Raising Parents (Part 1)

There are two very significant environmental influences on our children’s development: developmentally appropriate stimulation and responsive parenting. Today, we are ready to take on how parents and the home can do or undo what children assimilate in school. But first, let us take an overview.

Last Sunday, I listened to the sharing of a brother in my Catholic community (CFC-FFL). He regrets about how he failed to truly nurture his children, especially his bunso. He is a wealthy man. He is engaged in various businesses and owns vast hectares of land. While his children are all professionals and even top the board examinations, his youngest has succumbed to illegal drugs. Among other things, he laments about how he thought he has provided everything for him. He expected that the money has compensated for his lack of affectionate presence and tender care. While it’s not yet too late, he made a decision to value his son as he is and connect with him at a deeper level whatever it would take.

Nowadays, stories like this have become too common. Why? Where have we gone wrong? Part of the answer is that no one prepared us to be parents. For most of us, we learned the ropes of raising a family through copying (unconsciously for some) the ways of our very own parents and perhaps a little reading or some seminars here and there. And we proceed with this long-term vocation with very minimal knowledge and lots of hope for a bright future, a future that may turn out, not as we anticipated.

To be a parent is a truly demanding endeavor – in all facets. And because it is demanding, not everyone is “successful”. For one, parenting requires time. Not only is it a 24/7 job, it also necessitates the appropriate use of this time. And talking about time, it is not how long we spend it with our kids but rather how present we are with them.

Like everyone else, when I get home from work, all I wish is to rest and recuperate. But eagerly waiting for me at home are two vigorous and kulit boys who want every piece of me. They are not only happy that Daddy is home, but they are excited that Daddy will be theirs, whole and undivided. My wife has to wait until they have enough of me because for sure it matters so much for them. And so, after a day’s work, I find myself playing with my sons, lost in their world.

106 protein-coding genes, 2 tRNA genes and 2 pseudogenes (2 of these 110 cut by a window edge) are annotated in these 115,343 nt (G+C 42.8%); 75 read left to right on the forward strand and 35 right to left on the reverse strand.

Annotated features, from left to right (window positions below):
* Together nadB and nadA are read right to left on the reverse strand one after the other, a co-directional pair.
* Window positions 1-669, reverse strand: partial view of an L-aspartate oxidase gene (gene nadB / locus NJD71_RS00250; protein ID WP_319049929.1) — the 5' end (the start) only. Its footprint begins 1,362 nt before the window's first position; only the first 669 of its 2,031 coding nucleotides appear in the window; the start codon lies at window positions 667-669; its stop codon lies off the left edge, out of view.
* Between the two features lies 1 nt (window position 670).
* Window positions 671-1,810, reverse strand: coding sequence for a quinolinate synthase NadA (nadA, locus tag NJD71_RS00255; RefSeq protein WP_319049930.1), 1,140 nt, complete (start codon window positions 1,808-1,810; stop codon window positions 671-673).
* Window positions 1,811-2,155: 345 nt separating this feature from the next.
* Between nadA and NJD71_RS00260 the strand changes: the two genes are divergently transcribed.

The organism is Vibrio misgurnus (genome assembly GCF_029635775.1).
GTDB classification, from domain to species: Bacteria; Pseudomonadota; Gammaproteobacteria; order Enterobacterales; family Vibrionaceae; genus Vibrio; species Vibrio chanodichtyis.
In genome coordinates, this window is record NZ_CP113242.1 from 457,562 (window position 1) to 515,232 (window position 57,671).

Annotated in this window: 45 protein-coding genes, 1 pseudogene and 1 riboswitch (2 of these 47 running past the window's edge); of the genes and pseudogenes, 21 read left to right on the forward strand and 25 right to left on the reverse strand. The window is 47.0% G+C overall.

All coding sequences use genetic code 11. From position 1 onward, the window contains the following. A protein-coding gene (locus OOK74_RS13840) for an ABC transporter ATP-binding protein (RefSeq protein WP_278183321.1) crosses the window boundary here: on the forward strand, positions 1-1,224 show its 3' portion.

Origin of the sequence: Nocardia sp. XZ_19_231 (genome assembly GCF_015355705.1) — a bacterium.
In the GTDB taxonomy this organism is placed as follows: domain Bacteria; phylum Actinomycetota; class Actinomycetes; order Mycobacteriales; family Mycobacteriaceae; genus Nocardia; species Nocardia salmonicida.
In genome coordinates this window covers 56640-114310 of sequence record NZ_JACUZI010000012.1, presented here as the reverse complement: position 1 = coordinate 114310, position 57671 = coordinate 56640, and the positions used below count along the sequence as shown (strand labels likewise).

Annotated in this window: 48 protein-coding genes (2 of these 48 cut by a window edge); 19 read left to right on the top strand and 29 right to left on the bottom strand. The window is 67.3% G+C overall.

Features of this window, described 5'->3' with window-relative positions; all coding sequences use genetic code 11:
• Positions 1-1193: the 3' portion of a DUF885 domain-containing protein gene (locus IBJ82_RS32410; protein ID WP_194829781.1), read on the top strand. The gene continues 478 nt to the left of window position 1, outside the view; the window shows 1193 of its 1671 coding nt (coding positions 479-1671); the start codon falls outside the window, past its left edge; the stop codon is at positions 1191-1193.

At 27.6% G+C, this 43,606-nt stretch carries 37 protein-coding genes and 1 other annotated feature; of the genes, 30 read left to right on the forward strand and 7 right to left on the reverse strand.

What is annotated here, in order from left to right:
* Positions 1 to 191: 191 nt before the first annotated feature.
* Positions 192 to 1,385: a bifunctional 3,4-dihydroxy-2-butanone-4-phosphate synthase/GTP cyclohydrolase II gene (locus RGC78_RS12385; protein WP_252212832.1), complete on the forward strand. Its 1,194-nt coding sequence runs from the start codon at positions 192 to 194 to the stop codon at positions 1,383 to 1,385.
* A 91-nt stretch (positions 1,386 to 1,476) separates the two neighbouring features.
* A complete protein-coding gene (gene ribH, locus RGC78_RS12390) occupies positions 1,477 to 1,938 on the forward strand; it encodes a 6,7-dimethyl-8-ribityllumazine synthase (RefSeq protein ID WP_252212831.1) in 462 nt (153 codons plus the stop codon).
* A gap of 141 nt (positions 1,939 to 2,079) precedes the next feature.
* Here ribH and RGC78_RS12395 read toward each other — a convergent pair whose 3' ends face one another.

But it wasn’t always like that. There were times when I pretended I was listening. I nodded and answered their questions but I was not really engaged. And it was too easy for them to expose my faking – they demanded more of me and that’s when I get irritated and would start to raise my voice. There they would sense that although I’m there I am not really present and they would start to withdraw or get more rowdy. I’m glad I am more attuned now.

Being present is a skill that all parents must learn so they are able to truly connect. But of course this is easier said than done because to be present requires a deep understanding and valuing of who we are vis-à-vis our children.

Who are we? Who are our children to us? These are very important questions because this is where our parenting strategies emanate. These questions, if taken seriously, touch the very core of our beliefs. I remember when my wife and I prayed for our first born, we made sure that we were ready, at least emotionally. We told God that we were all set to be stewards, caretakers of the listless soul yet in His hands, ready to take on a physical body. And the moment this soul chooses us – our genes, lifestyle, beliefs, circumstances – we will try our very best to grow together.

I believe the posture of our hearts should be that of a steward. We do not own our children. We do not even borrow them. It is by pure grace that we are given the privilege and opportunity to love, to serve, and to grow with them. And because we are stewards, our authority and control over our children are not absolute. We are constrained to only seek what is best for them without lording over. And if we feel we fall short of what is ideal, then we should seek opportunities to learn and to be better as we go on.

We parents have the best intentions for our children. But intentions are not enough. It must translate into tangible, concrete expressions of our love and care. And this requires hard work. This requires change. And change is frightening. Change is painful. And our deeply ingrained beliefs and habits also make it difficult for us to acquire new skills that may improve ourselves. And so we go back to what we best know – the way of our own parents.

My brother in the community resolved to deal with his bunso differently this time. It will take time. But with the proper mindset, a deep desire to love, the right skills and techniques, and a never-ending faith in the grace of God, healing can suffice and a fulfillment of his role as a father. But how can we make it work? We’ll get to the ground next issue and take on the challenge of materializing our quest for responsive parenting. Yes, this can get very exciting.